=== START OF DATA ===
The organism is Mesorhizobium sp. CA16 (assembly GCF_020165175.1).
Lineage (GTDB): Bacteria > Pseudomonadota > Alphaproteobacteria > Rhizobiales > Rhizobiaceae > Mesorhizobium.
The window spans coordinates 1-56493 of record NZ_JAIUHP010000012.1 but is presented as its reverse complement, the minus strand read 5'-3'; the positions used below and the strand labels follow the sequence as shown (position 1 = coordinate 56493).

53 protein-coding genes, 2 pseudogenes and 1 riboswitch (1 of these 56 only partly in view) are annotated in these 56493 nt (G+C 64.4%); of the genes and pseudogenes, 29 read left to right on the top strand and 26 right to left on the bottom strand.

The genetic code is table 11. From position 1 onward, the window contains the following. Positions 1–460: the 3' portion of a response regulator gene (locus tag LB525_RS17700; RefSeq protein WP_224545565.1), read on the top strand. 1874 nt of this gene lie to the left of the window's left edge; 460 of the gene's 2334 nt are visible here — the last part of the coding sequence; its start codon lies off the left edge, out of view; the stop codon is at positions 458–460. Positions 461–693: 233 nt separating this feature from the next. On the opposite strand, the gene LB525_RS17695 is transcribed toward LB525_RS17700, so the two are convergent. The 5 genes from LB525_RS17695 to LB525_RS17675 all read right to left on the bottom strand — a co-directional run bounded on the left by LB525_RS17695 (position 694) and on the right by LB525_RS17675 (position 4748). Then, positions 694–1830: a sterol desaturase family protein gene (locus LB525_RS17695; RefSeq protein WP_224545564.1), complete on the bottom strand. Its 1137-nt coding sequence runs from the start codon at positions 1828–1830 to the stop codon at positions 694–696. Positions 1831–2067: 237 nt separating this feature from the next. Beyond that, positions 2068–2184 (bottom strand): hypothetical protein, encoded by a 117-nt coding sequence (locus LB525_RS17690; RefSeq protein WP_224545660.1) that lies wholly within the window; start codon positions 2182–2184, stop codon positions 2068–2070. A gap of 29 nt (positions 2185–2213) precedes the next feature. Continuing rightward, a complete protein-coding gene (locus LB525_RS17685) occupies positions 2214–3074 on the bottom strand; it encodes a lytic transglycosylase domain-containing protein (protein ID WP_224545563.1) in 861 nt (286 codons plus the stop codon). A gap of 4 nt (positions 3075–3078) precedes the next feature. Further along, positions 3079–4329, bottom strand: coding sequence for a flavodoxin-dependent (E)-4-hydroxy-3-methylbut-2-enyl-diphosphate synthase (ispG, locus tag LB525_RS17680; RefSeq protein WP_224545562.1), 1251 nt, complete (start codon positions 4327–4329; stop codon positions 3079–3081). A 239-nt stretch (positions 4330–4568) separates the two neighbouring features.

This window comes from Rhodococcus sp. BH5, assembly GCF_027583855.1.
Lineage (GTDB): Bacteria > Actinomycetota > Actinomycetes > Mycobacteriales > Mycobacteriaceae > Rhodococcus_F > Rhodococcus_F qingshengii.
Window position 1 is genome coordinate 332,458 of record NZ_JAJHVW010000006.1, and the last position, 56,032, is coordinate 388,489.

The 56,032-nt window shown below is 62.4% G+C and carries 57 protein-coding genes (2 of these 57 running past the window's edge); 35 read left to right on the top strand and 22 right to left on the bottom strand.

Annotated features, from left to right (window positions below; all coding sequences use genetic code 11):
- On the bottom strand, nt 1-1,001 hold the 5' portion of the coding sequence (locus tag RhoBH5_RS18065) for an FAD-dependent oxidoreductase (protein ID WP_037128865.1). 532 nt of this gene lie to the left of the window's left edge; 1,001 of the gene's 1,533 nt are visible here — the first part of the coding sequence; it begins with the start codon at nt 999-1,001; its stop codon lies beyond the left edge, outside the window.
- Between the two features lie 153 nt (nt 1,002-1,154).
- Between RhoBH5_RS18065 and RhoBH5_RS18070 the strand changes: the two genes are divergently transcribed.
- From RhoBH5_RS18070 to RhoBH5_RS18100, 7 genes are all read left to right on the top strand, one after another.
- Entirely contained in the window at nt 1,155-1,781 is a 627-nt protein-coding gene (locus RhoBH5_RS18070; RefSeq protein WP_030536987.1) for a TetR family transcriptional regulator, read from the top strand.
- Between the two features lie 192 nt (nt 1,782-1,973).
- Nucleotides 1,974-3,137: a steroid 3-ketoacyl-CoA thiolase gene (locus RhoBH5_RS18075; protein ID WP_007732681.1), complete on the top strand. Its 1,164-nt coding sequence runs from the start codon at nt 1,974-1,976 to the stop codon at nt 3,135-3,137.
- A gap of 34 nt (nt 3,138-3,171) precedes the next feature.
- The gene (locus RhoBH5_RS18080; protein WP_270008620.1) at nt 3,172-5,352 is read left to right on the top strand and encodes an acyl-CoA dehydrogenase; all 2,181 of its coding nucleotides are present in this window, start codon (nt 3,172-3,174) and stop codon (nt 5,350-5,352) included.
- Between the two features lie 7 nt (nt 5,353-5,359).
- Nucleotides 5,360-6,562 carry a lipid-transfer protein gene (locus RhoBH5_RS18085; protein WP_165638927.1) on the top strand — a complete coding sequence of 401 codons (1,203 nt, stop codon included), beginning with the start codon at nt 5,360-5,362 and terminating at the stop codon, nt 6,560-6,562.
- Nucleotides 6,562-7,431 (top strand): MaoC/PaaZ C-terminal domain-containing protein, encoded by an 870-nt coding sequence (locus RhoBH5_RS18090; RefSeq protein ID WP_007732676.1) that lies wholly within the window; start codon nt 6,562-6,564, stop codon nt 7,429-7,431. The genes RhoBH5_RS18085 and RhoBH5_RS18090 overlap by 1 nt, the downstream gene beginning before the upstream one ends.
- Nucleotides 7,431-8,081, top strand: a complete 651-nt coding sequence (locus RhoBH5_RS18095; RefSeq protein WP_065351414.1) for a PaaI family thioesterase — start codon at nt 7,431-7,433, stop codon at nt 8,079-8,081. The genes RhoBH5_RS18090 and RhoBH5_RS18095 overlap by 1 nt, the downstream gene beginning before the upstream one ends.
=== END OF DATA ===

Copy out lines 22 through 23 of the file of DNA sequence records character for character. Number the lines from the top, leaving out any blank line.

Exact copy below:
- Nucleotides 6,562-7,431 (top strand): MaoC/PaaZ C-terminal domain-containing protein, encoded by an 870-nt coding sequence (locus RhoBH5_RS18090; RefSeq protein ID WP_007732676.1) that lies wholly within the window; start codon nt 6,562-6,564, stop codon nt 7,429-7,431. The genes RhoBH5_RS18085 and RhoBH5_RS18090 overlap by 1 nt, the downstream gene beginning before the upstream one ends.
- Nucleotides 7,431-8,081, top strand: a complete 651-nt coding sequence (locus RhoBH5_RS18095; RefSeq protein WP_065351414.1) for a PaaI family thioesterase — start codon at nt 7,431-7,433, stop codon at nt 8,079-8,081. The genes RhoBH5_RS18090 and RhoBH5_RS18095 overlap by 1 nt, the downstream gene beginning before the upstream one ends.